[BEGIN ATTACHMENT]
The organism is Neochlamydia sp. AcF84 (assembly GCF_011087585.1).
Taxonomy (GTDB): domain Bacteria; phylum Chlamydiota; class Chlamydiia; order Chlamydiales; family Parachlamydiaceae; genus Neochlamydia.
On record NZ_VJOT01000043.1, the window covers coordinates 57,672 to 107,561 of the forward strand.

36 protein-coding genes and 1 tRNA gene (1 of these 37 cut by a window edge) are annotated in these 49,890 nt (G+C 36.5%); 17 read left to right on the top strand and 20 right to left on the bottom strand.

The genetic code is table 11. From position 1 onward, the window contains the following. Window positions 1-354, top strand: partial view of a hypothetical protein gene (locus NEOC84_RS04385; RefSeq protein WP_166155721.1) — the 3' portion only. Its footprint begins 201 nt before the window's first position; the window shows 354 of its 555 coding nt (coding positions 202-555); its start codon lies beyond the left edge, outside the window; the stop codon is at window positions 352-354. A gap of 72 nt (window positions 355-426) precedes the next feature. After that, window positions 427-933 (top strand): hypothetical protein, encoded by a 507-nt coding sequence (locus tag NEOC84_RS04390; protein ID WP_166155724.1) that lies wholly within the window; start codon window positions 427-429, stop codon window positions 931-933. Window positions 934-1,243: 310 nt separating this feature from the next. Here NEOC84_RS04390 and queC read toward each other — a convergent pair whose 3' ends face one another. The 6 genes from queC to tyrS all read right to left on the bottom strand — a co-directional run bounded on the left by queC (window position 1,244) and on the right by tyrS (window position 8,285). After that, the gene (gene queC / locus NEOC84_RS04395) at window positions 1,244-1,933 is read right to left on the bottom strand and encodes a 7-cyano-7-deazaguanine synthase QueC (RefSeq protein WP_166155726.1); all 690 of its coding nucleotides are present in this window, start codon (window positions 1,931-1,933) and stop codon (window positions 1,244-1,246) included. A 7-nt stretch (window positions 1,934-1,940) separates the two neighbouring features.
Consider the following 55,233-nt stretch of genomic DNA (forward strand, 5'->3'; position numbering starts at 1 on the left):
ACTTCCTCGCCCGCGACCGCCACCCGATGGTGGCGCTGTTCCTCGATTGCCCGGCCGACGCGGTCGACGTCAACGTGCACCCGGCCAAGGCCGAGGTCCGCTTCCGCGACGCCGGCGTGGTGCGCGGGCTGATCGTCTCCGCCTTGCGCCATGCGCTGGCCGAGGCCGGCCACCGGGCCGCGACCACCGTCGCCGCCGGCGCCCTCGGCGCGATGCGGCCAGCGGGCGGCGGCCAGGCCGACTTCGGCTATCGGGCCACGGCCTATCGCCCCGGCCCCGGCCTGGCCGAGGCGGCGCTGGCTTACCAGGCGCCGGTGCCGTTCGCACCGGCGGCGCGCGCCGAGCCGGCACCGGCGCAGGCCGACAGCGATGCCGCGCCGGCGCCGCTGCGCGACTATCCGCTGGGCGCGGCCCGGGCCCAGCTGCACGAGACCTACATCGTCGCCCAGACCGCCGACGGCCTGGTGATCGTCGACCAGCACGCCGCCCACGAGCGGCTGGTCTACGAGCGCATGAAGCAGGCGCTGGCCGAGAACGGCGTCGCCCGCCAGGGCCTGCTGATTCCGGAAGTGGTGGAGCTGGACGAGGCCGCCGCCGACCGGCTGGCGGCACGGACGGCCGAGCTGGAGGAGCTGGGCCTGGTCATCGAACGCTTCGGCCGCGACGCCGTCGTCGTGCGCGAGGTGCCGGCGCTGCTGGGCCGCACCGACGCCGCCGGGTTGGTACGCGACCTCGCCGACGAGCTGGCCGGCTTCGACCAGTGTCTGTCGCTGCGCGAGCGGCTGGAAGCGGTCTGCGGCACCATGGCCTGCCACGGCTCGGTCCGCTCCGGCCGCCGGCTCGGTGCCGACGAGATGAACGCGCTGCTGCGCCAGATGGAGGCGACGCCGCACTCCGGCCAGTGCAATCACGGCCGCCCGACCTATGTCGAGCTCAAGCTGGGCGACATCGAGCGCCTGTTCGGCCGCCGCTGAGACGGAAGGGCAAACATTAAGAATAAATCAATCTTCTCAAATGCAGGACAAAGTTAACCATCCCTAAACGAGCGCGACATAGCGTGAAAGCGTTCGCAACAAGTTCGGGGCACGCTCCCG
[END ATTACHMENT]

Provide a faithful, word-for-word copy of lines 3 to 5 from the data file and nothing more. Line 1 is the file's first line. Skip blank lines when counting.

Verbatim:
On record NZ_VJOT01000043.1, the window covers coordinates 57,672 to 107,561 of the forward strand.

36 protein-coding genes and 1 tRNA gene (1 of these 37 cut by a window edge) are annotated in these 49,890 nt (G+C 36.5%); 17 read left to right on the top strand and 20 right to left on the bottom strand.

The genetic code is table 11. From position 1 onward, the window contains the following. Window positions 1-354, top strand: partial view of a hypothetical protein gene (locus NEOC84_RS04385; RefSeq protein WP_166155721.1) — the 3' portion only. Its footprint begins 201 nt before the window's first position; the window shows 354 of its 555 coding nt (coding positions 202-555); its start codon lies beyond the left edge, outside the window; the stop codon is at window positions 352-354. A gap of 72 nt (window positions 355-426) precedes the next feature. After that, window positions 427-933 (top strand): hypothetical protein, encoded by a 507-nt coding sequence (locus tag NEOC84_RS04390; protein ID WP_166155724.1) that lies wholly within the window; start codon window positions 427-429, stop codon window positions 931-933. Window positions 934-1,243: 310 nt separating this feature from the next. Here NEOC84_RS04390 and queC read toward each other — a convergent pair whose 3' ends face one another. The 6 genes from queC to tyrS all read right to left on the bottom strand — a co-directional run bounded on the left by queC (window position 1,244) and on the right by tyrS (window position 8,285). After that, the gene (gene queC / locus NEOC84_RS04395) at window positions 1,244-1,933 is read right to left on the bottom strand and encodes a 7-cyano-7-deazaguanine synthase QueC (RefSeq protein WP_166155726.1); all 690 of its coding nucleotides are present in this window, start codon (window positions 1,931-1,933) and stop codon (window positions 1,244-1,246) included. A 7-nt stretch (window positions 1,934-1,940) separates the two neighbouring features.